Text messages are valuable evidence in litigation and arguing them away is not really an option anymore. Sure, you can try, but smart money is having your client being prepared to produce them through smart preservation and review. Many have often opted for the “screenshot” thinking that is a quick and inexpensive way to preserve relevant text messages. We are here to tell you that you should not believe your own eyes when it comes to these smoking gun screenshots.
Sure, an image of a text message looks real enough, right? And you may be inclined to quickly take it at face value. We are here to tell you buyer beware, as pitfalls lurk around every corner. Let’s break things down. Below is a screenshot of a text message that may be considered relevant to a civil litigation.
As you can see, we have all of the elements one would expect to see in a text message when displayed on our phone. The phone’s network indicator, battery life, the time on the phone, but what is missing?
First off, while the time on the phone is 6:47 PM that indicates when the screenshot was taken, not the actual date or time this text message exchange occurred. Second, we do not actually know who is participating in this conversation. While we see “Rob” up top, we really do not know who “Rob” really is, do we? And third, this text message exchange never happened. It is not real. It is a fake!
Surprised? You shouldn’t be. It is easy to fake a text message exchange screenshot. After all, it is just an image. Give a good graphic artist 10 minutes in front of Photoshop and bingo, fake text message done. Deep fakes have been taking over the internet in the form of images, video and more for the past few years with stunning believability.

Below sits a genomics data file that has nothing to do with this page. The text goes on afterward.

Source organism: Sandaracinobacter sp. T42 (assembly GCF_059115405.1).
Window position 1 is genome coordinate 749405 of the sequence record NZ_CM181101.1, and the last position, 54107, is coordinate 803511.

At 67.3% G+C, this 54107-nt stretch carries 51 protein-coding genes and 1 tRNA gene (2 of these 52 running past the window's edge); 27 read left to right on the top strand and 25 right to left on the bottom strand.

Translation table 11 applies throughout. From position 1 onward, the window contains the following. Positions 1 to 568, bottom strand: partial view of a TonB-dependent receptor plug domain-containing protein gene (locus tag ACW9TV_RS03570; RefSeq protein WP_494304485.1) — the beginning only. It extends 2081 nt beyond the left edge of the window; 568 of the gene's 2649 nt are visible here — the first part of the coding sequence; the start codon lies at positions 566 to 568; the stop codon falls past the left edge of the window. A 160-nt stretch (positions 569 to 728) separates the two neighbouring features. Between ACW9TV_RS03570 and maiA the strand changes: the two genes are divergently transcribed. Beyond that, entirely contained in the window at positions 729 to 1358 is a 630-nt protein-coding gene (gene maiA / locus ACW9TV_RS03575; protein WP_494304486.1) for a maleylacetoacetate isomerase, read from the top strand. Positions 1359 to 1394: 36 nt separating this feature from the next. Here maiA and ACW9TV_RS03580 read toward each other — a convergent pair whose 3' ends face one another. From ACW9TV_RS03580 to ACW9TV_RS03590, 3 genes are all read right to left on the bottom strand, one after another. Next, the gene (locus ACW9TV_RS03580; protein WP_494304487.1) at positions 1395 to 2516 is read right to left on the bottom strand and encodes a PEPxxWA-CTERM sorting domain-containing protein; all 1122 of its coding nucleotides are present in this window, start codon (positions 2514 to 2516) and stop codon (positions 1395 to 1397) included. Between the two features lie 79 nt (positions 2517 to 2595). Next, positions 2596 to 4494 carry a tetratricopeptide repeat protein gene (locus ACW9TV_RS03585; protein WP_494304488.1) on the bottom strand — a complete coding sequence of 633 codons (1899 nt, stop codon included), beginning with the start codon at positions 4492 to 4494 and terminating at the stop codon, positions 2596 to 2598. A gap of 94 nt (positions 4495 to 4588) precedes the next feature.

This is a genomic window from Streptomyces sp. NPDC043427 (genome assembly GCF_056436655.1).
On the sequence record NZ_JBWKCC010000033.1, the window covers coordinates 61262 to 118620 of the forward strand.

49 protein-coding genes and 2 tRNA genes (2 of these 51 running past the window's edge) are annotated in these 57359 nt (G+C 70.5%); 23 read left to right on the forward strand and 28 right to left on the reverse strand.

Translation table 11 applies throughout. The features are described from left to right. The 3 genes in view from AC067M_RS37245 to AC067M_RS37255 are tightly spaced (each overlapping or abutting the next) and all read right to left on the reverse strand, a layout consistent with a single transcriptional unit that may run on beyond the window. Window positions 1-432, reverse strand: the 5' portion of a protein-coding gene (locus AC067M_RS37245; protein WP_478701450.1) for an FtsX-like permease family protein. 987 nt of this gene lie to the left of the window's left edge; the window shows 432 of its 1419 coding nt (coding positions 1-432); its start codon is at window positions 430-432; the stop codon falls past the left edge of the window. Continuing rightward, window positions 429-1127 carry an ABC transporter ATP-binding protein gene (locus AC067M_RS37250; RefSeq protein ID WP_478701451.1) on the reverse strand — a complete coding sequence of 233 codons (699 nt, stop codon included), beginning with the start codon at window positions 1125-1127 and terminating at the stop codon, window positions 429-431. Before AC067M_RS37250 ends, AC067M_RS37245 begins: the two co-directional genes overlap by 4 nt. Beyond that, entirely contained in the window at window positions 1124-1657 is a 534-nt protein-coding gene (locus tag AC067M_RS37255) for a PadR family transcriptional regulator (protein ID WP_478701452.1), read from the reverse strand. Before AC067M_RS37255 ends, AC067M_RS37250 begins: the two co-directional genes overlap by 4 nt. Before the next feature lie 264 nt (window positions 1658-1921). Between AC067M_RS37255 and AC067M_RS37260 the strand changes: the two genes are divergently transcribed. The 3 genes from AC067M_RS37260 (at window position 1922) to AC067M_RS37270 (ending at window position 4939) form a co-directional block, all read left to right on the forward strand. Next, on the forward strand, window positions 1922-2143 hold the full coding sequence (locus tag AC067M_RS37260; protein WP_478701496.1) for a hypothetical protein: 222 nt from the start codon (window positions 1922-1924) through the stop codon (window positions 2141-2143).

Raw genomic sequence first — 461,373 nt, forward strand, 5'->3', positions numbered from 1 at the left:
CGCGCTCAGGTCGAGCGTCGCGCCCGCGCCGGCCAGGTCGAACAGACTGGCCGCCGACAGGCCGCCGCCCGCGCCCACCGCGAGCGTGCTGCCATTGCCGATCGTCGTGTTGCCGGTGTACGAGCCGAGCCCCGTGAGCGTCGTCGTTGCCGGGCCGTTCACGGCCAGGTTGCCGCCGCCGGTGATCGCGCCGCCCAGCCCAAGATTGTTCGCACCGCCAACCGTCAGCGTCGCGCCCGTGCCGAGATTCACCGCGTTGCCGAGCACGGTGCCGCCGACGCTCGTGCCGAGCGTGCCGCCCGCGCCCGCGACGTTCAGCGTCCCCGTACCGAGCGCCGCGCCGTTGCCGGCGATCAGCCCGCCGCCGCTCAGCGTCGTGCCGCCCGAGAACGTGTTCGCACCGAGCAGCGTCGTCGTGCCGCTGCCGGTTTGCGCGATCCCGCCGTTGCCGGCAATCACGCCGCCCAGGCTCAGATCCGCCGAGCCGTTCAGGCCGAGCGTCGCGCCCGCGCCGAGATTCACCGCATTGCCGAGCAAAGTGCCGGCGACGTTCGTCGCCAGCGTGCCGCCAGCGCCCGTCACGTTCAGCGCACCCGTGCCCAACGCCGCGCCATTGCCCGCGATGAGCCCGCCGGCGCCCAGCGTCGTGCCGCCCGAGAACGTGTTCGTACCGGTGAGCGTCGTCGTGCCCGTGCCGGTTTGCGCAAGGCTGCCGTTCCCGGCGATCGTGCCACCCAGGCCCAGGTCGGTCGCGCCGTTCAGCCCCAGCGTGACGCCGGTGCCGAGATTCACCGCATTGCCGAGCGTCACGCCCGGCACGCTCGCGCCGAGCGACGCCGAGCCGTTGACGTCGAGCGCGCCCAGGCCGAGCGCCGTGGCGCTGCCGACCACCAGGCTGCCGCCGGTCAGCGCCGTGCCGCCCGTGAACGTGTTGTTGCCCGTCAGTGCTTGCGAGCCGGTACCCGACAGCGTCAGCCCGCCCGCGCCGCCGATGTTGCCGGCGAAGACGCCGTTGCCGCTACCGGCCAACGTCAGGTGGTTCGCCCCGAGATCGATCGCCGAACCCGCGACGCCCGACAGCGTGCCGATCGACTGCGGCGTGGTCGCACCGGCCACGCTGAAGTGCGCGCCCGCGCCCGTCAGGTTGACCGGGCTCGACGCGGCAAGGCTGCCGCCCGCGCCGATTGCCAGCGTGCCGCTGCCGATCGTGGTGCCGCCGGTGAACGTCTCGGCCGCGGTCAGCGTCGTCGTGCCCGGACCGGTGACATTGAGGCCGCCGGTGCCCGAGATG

Authentication and proper review of text messages are of the utmost importance to litigation and setting them aside, ignoring them, or failing to properly preserve and establish their authenticity can be a grave mistake. Take the matter of Light (Kipp) v. Esbenshade, 35 Pa. D. & C.5th 58, 72 (C.P. 2013) that occurred in 2013. The Pennsylvania court provided the following opinion.
"Proper authentication of emails and other instant communications, as well as all computerized records, is of critical importance in an ever-increasing number of cases, not only because of the centrality of such data and communications to modern business and society in general, but also due to the ease in which such electronic materials can be created, altered, and manipulated."
Talk about hitting the nail on the head! Lesson to be learned. Don’t believe your eyes.
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